RNZ joins more than 250 media organisations from around the world in the Covering Climate Now (CCN) initiative by committing to heighten climate coverage in the week leading up to the UN Climate Action Summit on 23 September 2019.
Primary school age children say they're worried about climate change, and want to do their bit to tackle it.
An Australian study has found that nearly 90 percent of children are worried about climate change. Nearly 70 percent of the children said they thought about climate change issues every day.
Eco-anxiety is the term used to describe the fear of global warming, and the worry that not enough is being done to stop it.
Children at a school in Wellington had similar concerns.
A pupil at St Francis de Lanes school in Island Bay said: "I feel worried, not just for the animals, but for us, because with climate change, ice bergs are starting to melt, and that means sea levels will rise."
Another said: "We need to take care of our forests because our forests provide a home and some food for our native birds."
"Mist" over young people's future
The overwhelming response from the kids in the school was one of anxiety, or eco-anxiety.
Associate Professor in Psychology at the University of Auckland Dr Niki Harre described the anxiety as a "mist" over young people's future.
"I think what eco-anxiety is like for most young people is this other dimension," she said.
"So it's like a film or cloud or mist over the future, that just makes it that bit harder to leap into it with enthusiasm."
Making a change
But pupils at the school are looking to reduce their own plastic waste and change how they travel because of their concerns.
St Francis de Lanes school has also taken part in a week-long programme organised by the social enterprise, Squawk Squad.
Squawk Squad is a social enterprise that aims to connect and engage a country in the protection and growth of our native bird life.
Owain John, who is the "Chief Squawker" for Squawk Squad, said children are all too aware and conscious of the dangers of climate change.
"I think kids are definitely concerned - they know that it's their future, and they know that the status quo isn't going to work any longer.
"The good thing about kids is that they are more naturally optimistic about the future. And so a lot of the feedback we're getting is the kids saying "Yes, I will make a difference", or "Yes I will change my lifestyle."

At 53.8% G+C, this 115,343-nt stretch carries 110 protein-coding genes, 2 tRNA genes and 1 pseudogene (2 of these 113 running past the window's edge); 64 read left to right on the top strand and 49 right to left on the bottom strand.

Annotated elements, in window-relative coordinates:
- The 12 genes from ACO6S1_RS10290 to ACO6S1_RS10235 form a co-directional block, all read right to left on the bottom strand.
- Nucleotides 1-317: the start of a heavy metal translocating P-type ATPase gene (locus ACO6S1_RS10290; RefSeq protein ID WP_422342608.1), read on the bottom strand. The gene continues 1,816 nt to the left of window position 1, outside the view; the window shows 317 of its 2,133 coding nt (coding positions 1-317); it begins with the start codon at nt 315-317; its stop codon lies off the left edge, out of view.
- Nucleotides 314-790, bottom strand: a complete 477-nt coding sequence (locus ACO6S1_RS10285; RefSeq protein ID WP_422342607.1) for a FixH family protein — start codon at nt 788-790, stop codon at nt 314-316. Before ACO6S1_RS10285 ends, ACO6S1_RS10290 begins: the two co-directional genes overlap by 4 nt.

"I think there is a lot of optimism among kids, but that is shadowed by concern as well for the future."
Giving up meat for the cause
Seven-year-old Lara, from Eastbourne, said she learned about climate change on the news, from her parents, and at school. She talked about it with her friends and they discussed what they should be doing to help stop it.
Her mother, Karen, said six weeks ago, Lara was beginning to feel very stressed about it. So to combat that anxiety, they made a list of things they could do.
"We came up with some simple things we were gonna do," Karen said.
"So we figured out we'll go through our recycling bin, see if there's waste we can cut down. We also saw if we could reduce amount of plastics and throaway stuff.
As a result of making the list, the eco-anxiety faded.
"Just having those small conversations, that was really reassuring for the kids," Karen said.
Both Lara and her brother Rowan, who's nine, came up with ideas on how to change their habits to become more sustainable.
"What should be better for us to do, is for everyone, when they're on a long trip, to go on buses and trains," he said. "There's a lot of people that can fit in it, and it's kind of the same thing as a car."
They have even swapped meat for vegetables.
"When mum told us that our friend was doing meat-Free Mondays, we decided we should eat more veggies instead of eating meat so much," Lara said.
Dr Harre said searching for solutions was a great way to turn anxiety into action.
"One of the things that I think is really important as an older person working with younger people, who've got eco-anxiety, to me by far the best way to turn it into something into how young people feel, and for the planet as a whole, is to take action.
"So the solution is to move through that fear into some kind of action. Because as soon as you start doing something, you get with a group of people, you're out there, you're moving, you're being covered by the media, that all generates a sense of hope."
Children currently are taking action, on an unprecedented scale, across the world.
Millions are expected to take part in a global school strike this Friday, but for New Zealand, action is planned the following week.